Empty nest syndrome

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The moment I found out I was moving for this ESS project, my excitement went through the roof. That excitement was not found in my lovely mother. I always knew my moving out would be a little problematic for both of us because we are exceptionally close and we have never really been apart for a longer period of time. I have lived at home all my life, so this was a big step for both of us. My mother was obviously really proud and happy for me because she knew this was something that I have wanted for a long time, but she was also very upset and anxious over her child going to a big city all on her own. Seeing as this has had a huge impact on her, I wanted to research all potential ways to help her, so she could feel less sad and lonely. I do not want her to feel like she lost her purpose in life just because her children are not in their childhood home anymore.

While researching this topic, I found out that the usual symptoms of the Empty Nest Syndrome can include depression, a sense of loss of purpose, feelings of rejection or worry, stress, and anxiety over the child’s well-being.

There are a few very prominent tips all parents could use once their children decide to go live on their own –

The first tip for dealing with ENS is to honestly accept your feelings. Every parent eventually has to let go of their children, in one way or another, and feeling sad about it is absolutely normal. However, the parents have to think rationally, they cannot allow themselves to spiral into feelings of insecurity and loneliness to the point where it affects their own lives. Their lives are not over just because their children are not with them, and now it is the time to explore their newly-found freedom.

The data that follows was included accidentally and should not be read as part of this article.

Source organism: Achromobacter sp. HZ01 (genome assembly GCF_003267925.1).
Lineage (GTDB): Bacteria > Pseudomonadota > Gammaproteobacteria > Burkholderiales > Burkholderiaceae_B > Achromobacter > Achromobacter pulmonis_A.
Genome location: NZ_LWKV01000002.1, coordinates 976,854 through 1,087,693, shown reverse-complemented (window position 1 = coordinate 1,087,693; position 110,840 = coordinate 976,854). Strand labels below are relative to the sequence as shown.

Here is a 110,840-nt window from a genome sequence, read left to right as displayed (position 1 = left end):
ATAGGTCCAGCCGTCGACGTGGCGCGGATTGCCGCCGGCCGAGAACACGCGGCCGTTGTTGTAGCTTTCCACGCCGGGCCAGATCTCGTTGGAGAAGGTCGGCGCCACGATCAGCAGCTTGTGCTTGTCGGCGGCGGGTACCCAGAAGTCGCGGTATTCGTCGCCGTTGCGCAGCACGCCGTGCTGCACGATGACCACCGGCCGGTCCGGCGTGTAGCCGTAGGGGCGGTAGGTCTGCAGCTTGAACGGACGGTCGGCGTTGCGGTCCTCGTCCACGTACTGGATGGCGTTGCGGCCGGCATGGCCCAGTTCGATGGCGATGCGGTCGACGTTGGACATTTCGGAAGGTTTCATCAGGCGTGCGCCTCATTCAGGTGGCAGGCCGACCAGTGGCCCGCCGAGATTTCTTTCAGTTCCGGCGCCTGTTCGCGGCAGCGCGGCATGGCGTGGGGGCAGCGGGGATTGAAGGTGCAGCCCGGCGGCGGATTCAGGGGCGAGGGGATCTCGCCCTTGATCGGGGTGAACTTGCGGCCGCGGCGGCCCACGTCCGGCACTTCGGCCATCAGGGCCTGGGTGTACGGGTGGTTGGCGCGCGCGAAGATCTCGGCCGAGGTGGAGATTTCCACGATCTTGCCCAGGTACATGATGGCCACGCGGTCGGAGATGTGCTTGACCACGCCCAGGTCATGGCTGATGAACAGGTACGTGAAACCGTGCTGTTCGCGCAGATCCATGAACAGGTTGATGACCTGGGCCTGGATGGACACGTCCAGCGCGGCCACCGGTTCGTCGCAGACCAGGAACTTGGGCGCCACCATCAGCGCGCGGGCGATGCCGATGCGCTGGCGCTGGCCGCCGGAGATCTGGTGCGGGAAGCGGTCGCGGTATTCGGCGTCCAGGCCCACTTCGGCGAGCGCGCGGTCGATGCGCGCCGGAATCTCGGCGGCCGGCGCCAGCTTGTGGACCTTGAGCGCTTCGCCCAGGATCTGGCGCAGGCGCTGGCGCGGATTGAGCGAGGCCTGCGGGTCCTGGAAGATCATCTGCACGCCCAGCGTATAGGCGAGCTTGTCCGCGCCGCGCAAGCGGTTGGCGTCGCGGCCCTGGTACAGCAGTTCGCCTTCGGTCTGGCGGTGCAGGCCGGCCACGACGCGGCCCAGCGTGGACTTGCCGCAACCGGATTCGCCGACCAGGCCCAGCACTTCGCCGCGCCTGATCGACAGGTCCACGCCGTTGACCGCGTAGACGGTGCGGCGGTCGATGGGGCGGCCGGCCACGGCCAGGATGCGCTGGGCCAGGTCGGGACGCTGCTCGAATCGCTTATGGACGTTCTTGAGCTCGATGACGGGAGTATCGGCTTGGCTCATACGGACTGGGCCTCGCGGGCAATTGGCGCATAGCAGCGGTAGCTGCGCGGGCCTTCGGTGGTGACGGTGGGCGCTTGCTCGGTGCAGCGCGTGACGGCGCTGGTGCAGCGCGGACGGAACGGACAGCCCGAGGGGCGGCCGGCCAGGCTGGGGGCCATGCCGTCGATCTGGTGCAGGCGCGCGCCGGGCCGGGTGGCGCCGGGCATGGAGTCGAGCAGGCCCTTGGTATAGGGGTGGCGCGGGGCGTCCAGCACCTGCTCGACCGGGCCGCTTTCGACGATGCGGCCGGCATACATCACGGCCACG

The second tip is to stay in contact with your children. It is really easy to keep in touch nowadays – you can send a text message in a second or spend hours on a video call. I personally love to video call my mom because we get to see each other and talk about our days, and that is the closest we can currently get. It is not the same as being able to hug her but the most important thing is that we are still a constant in each other’s lives.

The third tip is to do more for your local community. Being included in something gives you a new sense of purpose so whether you’re a new volunteer, you joined a bookclub, you garden with your friends… having something in your schedule will fill out your days and bring you new friendships and acquaintances.

The final tip is to talk to people if the feelings of sadness are getting to you. Open up and listen to other people’s experiences because they will make you feel less alone and you will get to hear the ways they dealt with their children leaving.

Karla Špiranec